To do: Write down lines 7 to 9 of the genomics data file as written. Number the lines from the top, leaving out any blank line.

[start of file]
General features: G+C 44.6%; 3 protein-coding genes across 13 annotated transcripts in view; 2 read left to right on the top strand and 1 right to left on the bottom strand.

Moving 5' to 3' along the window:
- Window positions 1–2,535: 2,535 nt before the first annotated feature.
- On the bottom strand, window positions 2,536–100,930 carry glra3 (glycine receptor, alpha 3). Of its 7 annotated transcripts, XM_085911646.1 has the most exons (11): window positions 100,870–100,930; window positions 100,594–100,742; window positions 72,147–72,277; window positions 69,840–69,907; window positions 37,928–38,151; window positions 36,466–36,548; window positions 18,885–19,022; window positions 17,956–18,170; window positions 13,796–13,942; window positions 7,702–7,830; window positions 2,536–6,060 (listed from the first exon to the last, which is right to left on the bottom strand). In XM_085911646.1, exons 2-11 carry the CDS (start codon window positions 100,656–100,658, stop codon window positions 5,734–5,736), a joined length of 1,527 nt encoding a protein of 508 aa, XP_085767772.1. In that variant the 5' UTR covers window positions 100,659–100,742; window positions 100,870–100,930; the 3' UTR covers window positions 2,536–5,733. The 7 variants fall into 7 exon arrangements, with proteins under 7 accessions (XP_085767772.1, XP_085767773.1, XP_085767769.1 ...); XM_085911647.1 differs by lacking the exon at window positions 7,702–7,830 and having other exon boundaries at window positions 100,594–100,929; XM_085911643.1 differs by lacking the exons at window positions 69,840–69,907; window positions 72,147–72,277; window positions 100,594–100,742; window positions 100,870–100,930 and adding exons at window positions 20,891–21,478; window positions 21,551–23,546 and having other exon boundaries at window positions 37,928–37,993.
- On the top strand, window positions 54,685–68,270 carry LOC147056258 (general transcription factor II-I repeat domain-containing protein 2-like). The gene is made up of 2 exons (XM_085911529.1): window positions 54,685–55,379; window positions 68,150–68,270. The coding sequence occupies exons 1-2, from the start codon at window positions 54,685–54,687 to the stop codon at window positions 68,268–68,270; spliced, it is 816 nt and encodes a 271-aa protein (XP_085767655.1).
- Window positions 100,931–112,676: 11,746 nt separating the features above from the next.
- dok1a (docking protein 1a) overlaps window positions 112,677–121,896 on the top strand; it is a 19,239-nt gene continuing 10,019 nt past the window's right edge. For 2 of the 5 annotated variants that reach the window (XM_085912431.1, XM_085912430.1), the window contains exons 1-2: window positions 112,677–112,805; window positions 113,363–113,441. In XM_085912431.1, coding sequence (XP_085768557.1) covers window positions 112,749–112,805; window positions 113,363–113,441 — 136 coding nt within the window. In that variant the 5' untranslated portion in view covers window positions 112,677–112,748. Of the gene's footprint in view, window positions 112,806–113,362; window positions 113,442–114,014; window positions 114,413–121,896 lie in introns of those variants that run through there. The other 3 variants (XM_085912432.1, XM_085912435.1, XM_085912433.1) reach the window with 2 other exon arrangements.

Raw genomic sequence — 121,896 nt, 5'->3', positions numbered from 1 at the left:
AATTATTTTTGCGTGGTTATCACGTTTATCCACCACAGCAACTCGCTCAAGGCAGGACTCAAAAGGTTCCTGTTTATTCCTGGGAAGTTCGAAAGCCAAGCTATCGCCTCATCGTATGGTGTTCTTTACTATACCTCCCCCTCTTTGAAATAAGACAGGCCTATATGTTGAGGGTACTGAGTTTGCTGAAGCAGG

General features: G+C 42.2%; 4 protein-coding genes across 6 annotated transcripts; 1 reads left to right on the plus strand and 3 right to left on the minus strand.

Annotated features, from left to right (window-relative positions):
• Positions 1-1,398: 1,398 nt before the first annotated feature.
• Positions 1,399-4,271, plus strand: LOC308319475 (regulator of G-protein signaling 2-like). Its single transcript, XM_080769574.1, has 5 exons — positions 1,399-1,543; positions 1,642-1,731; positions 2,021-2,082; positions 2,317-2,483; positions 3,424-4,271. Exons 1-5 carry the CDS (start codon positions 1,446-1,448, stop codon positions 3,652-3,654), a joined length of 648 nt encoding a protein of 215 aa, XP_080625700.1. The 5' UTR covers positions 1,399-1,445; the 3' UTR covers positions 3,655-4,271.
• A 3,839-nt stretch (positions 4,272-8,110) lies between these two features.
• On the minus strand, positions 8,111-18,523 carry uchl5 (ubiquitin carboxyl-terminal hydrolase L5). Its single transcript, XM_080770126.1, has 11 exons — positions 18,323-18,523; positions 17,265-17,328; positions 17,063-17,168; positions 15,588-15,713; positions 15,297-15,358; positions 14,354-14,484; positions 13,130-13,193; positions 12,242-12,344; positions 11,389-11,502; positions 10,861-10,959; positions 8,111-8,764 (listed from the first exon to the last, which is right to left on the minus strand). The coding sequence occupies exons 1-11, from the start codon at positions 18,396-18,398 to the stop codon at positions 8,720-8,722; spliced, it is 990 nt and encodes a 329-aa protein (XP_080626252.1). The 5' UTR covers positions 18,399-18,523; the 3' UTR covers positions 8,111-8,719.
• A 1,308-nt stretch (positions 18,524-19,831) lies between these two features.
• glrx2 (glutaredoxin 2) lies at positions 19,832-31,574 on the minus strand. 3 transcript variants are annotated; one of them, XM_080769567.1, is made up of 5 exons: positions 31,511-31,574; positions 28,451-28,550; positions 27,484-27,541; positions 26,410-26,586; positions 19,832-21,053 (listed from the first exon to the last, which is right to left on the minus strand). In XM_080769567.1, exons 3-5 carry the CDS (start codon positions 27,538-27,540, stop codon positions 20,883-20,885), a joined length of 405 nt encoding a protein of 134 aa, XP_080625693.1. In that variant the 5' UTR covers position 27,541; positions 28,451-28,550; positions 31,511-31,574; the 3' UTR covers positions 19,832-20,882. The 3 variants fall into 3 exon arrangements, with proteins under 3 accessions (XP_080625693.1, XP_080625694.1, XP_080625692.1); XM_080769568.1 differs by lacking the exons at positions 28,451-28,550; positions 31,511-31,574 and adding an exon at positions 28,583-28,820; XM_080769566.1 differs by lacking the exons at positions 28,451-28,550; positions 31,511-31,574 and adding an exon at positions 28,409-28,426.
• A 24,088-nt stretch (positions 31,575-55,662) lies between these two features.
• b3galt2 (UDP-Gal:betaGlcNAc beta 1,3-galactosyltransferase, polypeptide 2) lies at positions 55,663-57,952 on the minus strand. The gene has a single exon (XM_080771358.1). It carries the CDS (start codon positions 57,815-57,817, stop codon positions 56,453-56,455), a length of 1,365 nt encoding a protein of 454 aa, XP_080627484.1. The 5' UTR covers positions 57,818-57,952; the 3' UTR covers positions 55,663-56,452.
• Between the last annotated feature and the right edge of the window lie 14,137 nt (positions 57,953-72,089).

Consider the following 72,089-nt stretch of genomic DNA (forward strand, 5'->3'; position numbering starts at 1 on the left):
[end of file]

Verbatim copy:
- dok1a (docking protein 1a) overlaps window positions 112,677–121,896 on the top strand; it is a 19,239-nt gene continuing 10,019 nt past the window's right edge. For 2 of the 5 annotated variants that reach the window (XM_085912431.1, XM_085912430.1), the window contains exons 1-2: window positions 112,677–112,805; window positions 113,363–113,441. In XM_085912431.1, coding sequence (XP_085768557.1) covers window positions 112,749–112,805; window positions 113,363–113,441 — 136 coding nt within the window. In that variant the 5' untranslated portion in view covers window positions 112,677–112,748. Of the gene's footprint in view, window positions 112,806–113,362; window positions 113,442–114,014; window positions 114,413–121,896 lie in introns of those variants that run through there. The other 3 variants (XM_085912432.1, XM_085912435.1, XM_085912433.1) reach the window with 2 other exon arrangements.

Raw genomic sequence — 121,896 nt, 5'->3', positions numbered from 1 at the left:
AATTATTTTTGCGTGGTTATCACGTTTATCCACCACAGCAACTCGCTCAAGGCAGGACTCAAAAGGTTCCTGTTTATTCCTGGGAAGTTCGAAAGCCAAGCTATCGCCTCATCGTATGGTGTTCTTTACTATACCTCCCCCTCTTTGAAATAAGACAGGCCTATATGTTGAGGGTACTGAGTTTGCTGAAGCAGG